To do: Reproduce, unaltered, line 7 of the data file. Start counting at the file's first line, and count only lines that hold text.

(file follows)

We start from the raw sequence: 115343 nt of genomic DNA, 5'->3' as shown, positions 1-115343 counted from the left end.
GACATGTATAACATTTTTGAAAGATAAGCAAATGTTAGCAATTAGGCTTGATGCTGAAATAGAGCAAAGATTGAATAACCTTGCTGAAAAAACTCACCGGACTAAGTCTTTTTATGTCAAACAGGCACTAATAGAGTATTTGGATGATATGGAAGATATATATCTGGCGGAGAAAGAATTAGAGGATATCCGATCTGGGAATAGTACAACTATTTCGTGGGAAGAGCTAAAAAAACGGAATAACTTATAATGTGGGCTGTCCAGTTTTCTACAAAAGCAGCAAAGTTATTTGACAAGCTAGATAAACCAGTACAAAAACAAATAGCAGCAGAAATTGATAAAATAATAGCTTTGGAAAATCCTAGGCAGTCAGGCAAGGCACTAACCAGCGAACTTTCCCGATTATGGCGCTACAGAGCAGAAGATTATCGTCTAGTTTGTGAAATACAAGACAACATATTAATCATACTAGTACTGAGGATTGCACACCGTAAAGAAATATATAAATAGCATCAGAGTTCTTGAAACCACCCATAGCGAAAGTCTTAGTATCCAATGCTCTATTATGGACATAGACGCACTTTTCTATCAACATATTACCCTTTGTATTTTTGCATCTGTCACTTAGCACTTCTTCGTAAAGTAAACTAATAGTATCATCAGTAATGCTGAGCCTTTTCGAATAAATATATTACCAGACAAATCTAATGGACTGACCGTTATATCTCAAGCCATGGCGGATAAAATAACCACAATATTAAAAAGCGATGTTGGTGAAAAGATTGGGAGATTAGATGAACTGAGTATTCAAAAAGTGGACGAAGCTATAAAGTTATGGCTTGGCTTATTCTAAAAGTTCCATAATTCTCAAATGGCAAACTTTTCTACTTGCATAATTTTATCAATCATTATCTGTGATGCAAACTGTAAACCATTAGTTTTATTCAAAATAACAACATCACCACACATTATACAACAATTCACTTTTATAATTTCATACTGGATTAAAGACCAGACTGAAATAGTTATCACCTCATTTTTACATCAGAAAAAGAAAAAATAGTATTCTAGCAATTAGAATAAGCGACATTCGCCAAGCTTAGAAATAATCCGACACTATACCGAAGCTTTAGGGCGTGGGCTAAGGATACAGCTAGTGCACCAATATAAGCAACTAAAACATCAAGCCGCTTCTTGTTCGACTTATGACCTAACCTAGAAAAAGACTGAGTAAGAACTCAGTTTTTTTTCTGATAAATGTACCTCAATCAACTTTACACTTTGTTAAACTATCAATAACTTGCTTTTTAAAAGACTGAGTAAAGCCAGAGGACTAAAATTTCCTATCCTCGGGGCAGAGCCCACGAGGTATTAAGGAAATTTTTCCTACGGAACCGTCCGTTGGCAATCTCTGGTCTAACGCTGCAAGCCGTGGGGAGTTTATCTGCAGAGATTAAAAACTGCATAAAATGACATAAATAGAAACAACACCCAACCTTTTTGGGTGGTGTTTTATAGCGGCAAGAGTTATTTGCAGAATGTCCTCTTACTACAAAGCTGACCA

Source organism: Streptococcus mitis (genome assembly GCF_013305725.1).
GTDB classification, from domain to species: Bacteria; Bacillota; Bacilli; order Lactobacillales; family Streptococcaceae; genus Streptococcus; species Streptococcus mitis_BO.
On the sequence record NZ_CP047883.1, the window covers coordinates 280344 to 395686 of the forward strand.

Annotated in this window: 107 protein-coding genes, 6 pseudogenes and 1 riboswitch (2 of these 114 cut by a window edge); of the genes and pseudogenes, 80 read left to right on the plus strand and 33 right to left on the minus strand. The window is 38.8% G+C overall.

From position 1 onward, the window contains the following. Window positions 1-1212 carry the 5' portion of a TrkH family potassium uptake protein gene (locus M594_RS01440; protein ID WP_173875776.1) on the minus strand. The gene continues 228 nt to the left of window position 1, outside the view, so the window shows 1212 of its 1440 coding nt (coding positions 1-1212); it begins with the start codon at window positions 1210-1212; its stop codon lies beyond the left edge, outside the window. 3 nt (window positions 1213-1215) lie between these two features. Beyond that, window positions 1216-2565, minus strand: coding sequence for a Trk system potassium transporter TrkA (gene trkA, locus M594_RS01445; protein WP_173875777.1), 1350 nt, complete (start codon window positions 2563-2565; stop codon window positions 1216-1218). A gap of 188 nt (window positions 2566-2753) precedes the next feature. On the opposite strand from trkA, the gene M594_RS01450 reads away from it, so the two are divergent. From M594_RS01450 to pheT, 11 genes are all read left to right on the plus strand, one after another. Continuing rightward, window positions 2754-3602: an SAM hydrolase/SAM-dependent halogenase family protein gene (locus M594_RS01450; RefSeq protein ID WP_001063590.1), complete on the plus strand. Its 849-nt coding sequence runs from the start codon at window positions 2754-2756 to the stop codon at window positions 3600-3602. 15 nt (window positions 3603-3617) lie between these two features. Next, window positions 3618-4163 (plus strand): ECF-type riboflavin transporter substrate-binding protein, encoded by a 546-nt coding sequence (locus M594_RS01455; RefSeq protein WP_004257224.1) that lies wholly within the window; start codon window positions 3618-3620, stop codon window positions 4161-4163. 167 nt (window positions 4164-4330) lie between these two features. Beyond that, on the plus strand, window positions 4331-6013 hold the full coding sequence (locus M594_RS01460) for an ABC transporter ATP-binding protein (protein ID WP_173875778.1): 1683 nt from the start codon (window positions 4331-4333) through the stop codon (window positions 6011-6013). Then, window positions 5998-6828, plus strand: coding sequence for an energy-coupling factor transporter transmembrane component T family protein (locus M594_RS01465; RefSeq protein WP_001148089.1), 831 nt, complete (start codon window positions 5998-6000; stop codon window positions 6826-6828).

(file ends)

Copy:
From position 1 onward, the window contains the following. Window positions 1-1212 carry the 5' portion of a TrkH family potassium uptake protein gene (locus M594_RS01440; protein ID WP_173875776.1) on the minus strand. The gene continues 228 nt to the left of window position 1, outside the view, so the window shows 1212 of its 1440 coding nt (coding positions 1-1212); it begins with the start codon at window positions 1210-1212; its stop codon lies beyond the left edge, outside the window. 3 nt (window positions 1213-1215) lie between these two features. Beyond that, window positions 1216-2565, minus strand: coding sequence for a Trk system potassium transporter TrkA (gene trkA, locus M594_RS01445; protein WP_173875777.1), 1350 nt, complete (start codon window positions 2563-2565; stop codon window positions 1216-1218). A gap of 188 nt (window positions 2566-2753) precedes the next feature. On the opposite strand from trkA, the gene M594_RS01450 reads away from it, so the two are divergent. From M594_RS01450 to pheT, 11 genes are all read left to right on the plus strand, one after another. Continuing rightward, window positions 2754-3602: an SAM hydrolase/SAM-dependent halogenase family protein gene (locus M594_RS01450; RefSeq protein ID WP_001063590.1), complete on the plus strand. Its 849-nt coding sequence runs from the start codon at window positions 2754-2756 to the stop codon at window positions 3600-3602. 15 nt (window positions 3603-3617) lie between these two features. Next, window positions 3618-4163 (plus strand): ECF-type riboflavin transporter substrate-binding protein, encoded by a 546-nt coding sequence (locus M594_RS01455; RefSeq protein WP_004257224.1) that lies wholly within the window; start codon window positions 3618-3620, stop codon window positions 4161-4163. 167 nt (window positions 4164-4330) lie between these two features. Beyond that, on the plus strand, window positions 4331-6013 hold the full coding sequence (locus M594_RS01460) for an ABC transporter ATP-binding protein (protein ID WP_173875778.1): 1683 nt from the start codon (window positions 4331-4333) through the stop codon (window positions 6011-6013). Then, window positions 5998-6828, plus strand: coding sequence for an energy-coupling factor transporter transmembrane component T family protein (locus M594_RS01465; RefSeq protein WP_001148089.1), 831 nt, complete (start codon window positions 5998-6000; stop codon window positions 6826-6828).